Northwestern closed out its regular season with a bang, not a whimper.
Drew Crawford poured in 27 points in his last regular-season game as the Wildcats snapped a seven-game losing streak with a 74-65 road win over Purdue.
The victory was Northwestern's fourth away from home in the rugged Big Ten this season and enabled the Wildcats to sweep Purdue for the first time since 2006.
Here are our rapid reactions:
Did you see that? Drew Crawford stuffs A.J. Hammons. Northwestern started the second half well, but a Terone Johnson layup and a Tre Demps turnover gave the Boilermakers the ball with a chance to cut the deficit to five. They went to the ultra-talented Hammons down low, and he took a drop step before rising up for a dunk attempt. Crawford met him right there and overpowered the two-hand try with one strong arm. He then grabbed the rebound, and Alex Olah scored on the other end.
Offensive player of the game: Crawford. It's tough to pick against a guy who pours in 27 points, especially considering that's only five fewer than the Wildcats scored as a team against Penn State on Thursday. He did it in every way we've seen from him throughout the years: tough 3, pull-up jumpers, little jump hooks from the block, and a bunch of free throws -- 13-of-14, to be exact. Olah also deserves recognition, though. He showed off his swooping sky hook through the lane that he's improved on so much, and he hit yet another 3-pointer. That's six in the last four games.
Defensive player of the game: Crawford. It's tough to say the reason he's playing hard is that he's nearing the end of his career, because he's done so since he came in as a freshman. We've seen some poor offensive performances from the senior leader, but you can always expect him to give his all on defense. The last game of the regular season was no exception. He rose up for the big block on Hammons, snatched two steals and crashed the glass for a team-high seven rebounds. Olah could also have been chosen for this because of the subpar offensive output from Hammons, but it looked like that was more because of Hammons' complacency than Olah's lockdown D.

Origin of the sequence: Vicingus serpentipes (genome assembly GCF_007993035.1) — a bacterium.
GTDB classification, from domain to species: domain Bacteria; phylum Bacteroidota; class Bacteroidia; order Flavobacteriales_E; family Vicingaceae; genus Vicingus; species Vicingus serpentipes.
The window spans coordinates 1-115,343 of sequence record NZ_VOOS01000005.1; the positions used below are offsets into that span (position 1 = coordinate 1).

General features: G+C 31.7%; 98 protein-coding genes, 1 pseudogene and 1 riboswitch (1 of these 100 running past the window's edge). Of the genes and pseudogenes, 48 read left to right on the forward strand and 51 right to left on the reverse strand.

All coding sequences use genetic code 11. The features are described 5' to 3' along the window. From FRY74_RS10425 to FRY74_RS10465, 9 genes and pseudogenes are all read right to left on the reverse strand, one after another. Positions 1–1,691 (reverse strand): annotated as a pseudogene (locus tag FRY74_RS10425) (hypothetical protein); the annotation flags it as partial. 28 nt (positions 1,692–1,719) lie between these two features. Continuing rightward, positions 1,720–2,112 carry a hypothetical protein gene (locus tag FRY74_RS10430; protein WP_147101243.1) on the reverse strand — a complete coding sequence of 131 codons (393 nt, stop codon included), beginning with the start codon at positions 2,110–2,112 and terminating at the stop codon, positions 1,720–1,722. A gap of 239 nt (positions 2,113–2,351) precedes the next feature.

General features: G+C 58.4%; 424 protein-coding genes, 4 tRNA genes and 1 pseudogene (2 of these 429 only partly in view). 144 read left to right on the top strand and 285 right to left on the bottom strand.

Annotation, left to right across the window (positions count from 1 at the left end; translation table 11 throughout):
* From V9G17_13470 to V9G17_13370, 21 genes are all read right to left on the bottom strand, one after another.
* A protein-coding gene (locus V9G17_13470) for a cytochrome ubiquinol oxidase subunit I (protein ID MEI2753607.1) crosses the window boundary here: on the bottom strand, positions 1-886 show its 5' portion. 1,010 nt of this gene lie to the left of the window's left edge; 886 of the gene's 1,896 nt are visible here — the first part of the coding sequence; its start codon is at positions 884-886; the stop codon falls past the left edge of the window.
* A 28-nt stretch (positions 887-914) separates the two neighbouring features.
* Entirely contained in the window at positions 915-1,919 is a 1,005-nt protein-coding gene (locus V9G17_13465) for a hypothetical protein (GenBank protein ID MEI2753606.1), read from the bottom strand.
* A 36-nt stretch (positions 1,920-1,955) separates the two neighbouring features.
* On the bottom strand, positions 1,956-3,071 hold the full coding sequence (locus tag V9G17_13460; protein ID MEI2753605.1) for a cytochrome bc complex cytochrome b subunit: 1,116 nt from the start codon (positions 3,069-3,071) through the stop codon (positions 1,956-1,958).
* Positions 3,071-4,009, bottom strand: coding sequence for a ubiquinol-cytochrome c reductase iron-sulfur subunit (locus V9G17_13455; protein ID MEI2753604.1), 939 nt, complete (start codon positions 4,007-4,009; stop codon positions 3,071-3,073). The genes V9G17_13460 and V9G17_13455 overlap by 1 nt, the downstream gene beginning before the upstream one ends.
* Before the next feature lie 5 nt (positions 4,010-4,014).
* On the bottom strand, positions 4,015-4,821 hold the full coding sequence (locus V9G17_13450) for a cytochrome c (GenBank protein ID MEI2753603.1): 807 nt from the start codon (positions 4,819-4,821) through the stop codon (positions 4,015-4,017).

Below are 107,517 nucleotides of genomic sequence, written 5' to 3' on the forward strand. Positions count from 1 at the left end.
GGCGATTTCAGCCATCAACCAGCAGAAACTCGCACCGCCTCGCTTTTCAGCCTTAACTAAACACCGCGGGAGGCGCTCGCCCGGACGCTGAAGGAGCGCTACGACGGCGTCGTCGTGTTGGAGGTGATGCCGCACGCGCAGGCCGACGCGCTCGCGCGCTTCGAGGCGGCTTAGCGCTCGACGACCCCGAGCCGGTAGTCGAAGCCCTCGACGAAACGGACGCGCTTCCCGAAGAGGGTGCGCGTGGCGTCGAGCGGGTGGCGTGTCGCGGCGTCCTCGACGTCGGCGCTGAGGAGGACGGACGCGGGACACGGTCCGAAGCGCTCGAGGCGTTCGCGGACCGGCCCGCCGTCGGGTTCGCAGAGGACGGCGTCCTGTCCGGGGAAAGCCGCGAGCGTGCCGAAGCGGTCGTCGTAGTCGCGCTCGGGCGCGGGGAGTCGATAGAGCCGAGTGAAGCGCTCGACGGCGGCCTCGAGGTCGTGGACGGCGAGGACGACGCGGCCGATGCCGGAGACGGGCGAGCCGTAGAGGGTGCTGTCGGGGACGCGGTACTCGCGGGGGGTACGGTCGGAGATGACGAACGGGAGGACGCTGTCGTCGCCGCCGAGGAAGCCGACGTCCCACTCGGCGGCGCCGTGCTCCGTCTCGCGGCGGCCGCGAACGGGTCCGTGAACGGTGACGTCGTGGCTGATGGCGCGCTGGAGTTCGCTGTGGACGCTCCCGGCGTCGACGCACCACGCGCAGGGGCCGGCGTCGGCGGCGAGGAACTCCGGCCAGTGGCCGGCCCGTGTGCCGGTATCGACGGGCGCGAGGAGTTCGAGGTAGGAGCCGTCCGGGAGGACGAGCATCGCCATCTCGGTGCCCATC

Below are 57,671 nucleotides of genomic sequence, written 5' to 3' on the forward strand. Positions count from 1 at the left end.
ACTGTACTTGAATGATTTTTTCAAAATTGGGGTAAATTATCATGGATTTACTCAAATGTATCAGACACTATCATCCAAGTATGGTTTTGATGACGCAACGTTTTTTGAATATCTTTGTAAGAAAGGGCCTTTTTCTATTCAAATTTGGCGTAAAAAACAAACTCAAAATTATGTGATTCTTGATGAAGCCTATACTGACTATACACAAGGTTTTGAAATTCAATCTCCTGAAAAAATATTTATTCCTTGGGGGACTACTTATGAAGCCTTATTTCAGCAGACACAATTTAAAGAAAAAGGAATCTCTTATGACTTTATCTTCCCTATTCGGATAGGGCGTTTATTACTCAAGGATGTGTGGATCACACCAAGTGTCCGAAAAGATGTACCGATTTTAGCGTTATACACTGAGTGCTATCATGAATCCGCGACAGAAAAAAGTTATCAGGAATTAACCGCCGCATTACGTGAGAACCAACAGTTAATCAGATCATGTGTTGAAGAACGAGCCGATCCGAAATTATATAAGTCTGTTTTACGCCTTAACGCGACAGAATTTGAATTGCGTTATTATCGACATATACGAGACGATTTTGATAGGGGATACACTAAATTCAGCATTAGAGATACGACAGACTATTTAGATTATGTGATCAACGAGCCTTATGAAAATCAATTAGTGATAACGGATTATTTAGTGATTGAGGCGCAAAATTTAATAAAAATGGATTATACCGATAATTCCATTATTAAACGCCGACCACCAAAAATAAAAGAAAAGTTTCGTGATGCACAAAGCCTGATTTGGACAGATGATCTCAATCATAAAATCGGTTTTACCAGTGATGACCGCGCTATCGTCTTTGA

Turning point: Drew's dagger. It looked as though this point was going to be much earlier in the half, but Purdue managed to fight back and make it interesting late. It was 64-58 with 1:47 to go, and Purdue was putting on the press. The Wildcats came very near to a turnover before crossing the mid-court line just in time. They ran the shot clock down and looked very uncomfortable doing it. The ball landed in Crawford's hands at the right wing, and with a hand in his face, he launched a rainbow three that swished as cleanly as it possibly could have.
Key stat: 1960. That's the last time Northwestern won four conference games on the road. We've seen what seems like a home-court disadvantage from Northwestern over the past few years but never to this extent. The Wildcats finished the regular season with twice as many Big Ten road wins as home wins.
Xs and Os: Yet again, the full-court press gave Northwestern fits, but this time, it was a little different. Most of the Wildcats' struggles have come against some sort of zone press, but this time, it was the man-to-man. Coach Chris Collins tried to attack it by sending three guys toward the ball, one of them being Olah. Generally, the tactic against a man-to-man press is to have one guy fight to get open while everyone else clears out and gives him space. Unfortunately for the Cats, it doesn't look like they have someone quick enough to get open on his own and composed enough to bring the ball up the floor one-on-one.